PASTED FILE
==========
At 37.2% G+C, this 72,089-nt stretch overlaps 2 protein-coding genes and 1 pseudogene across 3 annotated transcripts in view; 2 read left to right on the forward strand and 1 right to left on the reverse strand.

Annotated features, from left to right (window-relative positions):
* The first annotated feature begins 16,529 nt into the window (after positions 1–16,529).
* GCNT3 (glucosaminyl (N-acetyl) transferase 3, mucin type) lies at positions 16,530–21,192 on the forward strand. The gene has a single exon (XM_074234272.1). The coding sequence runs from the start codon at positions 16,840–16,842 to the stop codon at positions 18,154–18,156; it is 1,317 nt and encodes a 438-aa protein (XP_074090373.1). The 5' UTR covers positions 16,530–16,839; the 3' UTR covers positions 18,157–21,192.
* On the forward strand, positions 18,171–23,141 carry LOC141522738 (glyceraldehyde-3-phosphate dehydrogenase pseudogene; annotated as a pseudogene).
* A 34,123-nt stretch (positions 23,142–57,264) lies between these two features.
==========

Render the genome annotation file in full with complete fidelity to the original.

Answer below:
At 37.2% G+C, this 72,089-nt stretch overlaps 2 protein-coding genes and 1 pseudogene across 3 annotated transcripts in view; 2 read left to right on the forward strand and 1 right to left on the reverse strand.

Annotated features, from left to right (window-relative positions):
* The first annotated feature begins 16,529 nt into the window (after positions 1–16,529).
* GCNT3 (glucosaminyl (N-acetyl) transferase 3, mucin type) lies at positions 16,530–21,192 on the forward strand. The gene has a single exon (XM_074234272.1). The coding sequence runs from the start codon at positions 16,840–16,842 to the stop codon at positions 18,154–18,156; it is 1,317 nt and encodes a 438-aa protein (XP_074090373.1). The 5' UTR covers positions 16,530–16,839; the 3' UTR covers positions 18,157–21,192.
* On the forward strand, positions 18,171–23,141 carry LOC141522738 (glyceraldehyde-3-phosphate dehydrogenase pseudogene; annotated as a pseudogene).
* A 34,123-nt stretch (positions 23,142–57,264) lies between these two features.